All the burial chambers in the tombs of the kings of Kush and their relatives have been plundered. Surviving finds nevertheless suggest that the dead were buried with large quantities of precious jewelry. No fewer than nineteen silver seal rings had been placed on the fingers of one king from the first century A.D., for example, and on each of his wrists,he wore a bracelet of gold. Once the tomb chamber of Amanishakheto's pyramid was exposed, there were still four gold seal rings

left from the original funerary gifts. Ferlini's find is altogether unusual in two respects: it came to light in a spot that had been undisturbed since the queen's burial, and the presence of such a chamber in the upper part of the mass of the pyramid continues to be unique. Lepsius attributed it to a "whim" on the part the pyramid's builder. Treasures of this kind are only to be expected in the actual burial chambers, and it is therefore pointless to search for them in a tomb's superstructure.

There is doubtless, however, some connection between this "hiding place" and the niches--at the same height and shaped like temple portals--that can still be seen on the east sides of a number of other pyramids. To me these niches were "entrances" into inner chambers--imaginary for the most part, though real in the pyramid of Amanishakheto--intended as dwelling places for the soul of the deceased, for his or her ba. Unfortunately, the "bed" (cataletto o barn di legno) Ferlini writes of, in the French edition of his report an "spece de table ou autel" (roeusa sacra ou ara dornestica), with its "balustrade" of Hathor columns alternating with smaller uraeus serpents, is inadequately described. It may have been a chapel for the ba, possibly in the form of late Egyptian funerary biers, or possibly in the form of station chapels, the most beautiful example of which is the "kiosk" on the island of Philae. The latter was also a common form in Meroitic temple architecture.

According to the ancient Egyptian belief, a person's ba is his immortal "essence," which continues to exist after death though unattached to any particular spot. It sojourns in the heavenly spheres in the proximity of the gods, but it also likes to visit the resting place of the body and provide it with all the necessities of life. The Meroites adopted this idea, but instead of depicting the ba in the Egyptian manner as a bird with a human head, they portrayed it in statuettes combining either a complete female figure or a male one clothed as a dignitary, depending on the nature of the deceased, with a bird's body.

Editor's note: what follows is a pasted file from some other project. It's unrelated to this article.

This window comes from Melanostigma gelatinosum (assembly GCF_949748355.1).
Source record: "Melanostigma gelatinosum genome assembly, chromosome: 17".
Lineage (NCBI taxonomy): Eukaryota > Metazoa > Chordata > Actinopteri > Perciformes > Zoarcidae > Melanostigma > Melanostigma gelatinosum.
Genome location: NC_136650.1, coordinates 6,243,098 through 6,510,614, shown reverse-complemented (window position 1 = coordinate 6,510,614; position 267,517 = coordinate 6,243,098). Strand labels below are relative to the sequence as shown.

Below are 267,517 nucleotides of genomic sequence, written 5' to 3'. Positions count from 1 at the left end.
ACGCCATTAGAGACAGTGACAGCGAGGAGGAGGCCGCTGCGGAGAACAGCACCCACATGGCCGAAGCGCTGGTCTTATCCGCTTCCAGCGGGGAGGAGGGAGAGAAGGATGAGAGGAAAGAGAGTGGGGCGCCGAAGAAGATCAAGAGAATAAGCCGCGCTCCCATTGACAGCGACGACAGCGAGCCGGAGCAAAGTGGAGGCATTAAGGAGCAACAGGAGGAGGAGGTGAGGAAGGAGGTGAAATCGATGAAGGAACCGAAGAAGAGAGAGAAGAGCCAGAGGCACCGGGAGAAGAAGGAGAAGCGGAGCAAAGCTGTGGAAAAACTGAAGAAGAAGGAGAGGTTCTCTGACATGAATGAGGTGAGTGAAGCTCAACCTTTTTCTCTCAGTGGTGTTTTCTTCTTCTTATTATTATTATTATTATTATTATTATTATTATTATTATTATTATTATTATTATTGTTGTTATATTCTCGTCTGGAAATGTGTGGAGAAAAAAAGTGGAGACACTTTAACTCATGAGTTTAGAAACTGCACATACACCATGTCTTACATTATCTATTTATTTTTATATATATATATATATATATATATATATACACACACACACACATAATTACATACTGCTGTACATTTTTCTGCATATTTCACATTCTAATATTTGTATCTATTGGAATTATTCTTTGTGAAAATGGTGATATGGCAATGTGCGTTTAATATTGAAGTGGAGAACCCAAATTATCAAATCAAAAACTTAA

These are found in Meroitic tomb structures of Lower Nubia, placed in niches in the tomb's superstructure above the votive chamber. We find such a combination of a god's body and the ba bird in late Egypt. Given such an individualized notion of the form of the ba, it would have been appropriate to lay out Amanishakheto's jewelry for the ba's use in its own dwelling place. Just what purpose the two bronze vessels that were placed in the hidden chamber in the center of the pyramid might have served must remain an open question. The small openings in the center of the vessels' tops indicate they were used as containers for cosmetic eye paint.
The saw and mallet found in the chamber were probably only stonecutters' tools left there by accident. Aside from the two vessels, a spoon, and a few other objects, the queen's treasure was composed of body ornaments that the queen might have worn, and doubtless actually did. Numerous small abrasions and traces of wear preclude the jewelry having been created especially for the burial. Moreover, none of the pieces reveal any connection, either in their function or decor, to funerary beliefs or burial rites. The jewelry was also not part of the queen's official regalia, which we know from many relief depictions. There are no crowns and diadems, scepters, staffs, or appropriate necklaces, and even the armlets have different pictorial motifs than those depicted on the arms of Meroitic rulers. The queen's adornments must be assumed to be the work of Meroitic goldsmiths, except for those few pieces clearly imported from the Hellenistic world and the scarabs and glazed ceramic figures that possibly never belonged to the cache in the first place. Stylistically, the pieces of jewelry are typical examples of the Meroitic art of the period.
Egypt's encounter with the kingdom of Kush in the Twenty-Fifth Dynasty brought a new inspiration to Egyptian art, to be sure, but above all it lent to the art of the Kushites a profoundly Egyptian flavor. With the beginning of the Meroitic period after 300 B.C., works appear that are just as fine as the art of contemporary Egypt, but that increasingly betray a divergence from it. Many of the characteristics of Meroitic art differ from those of Egyptian art because of disparities between the two cultures.

Revised: November 12, 2009.
Copyright 1997 by Anthony C. DiPaolo, M.S. / Osiris Web Design.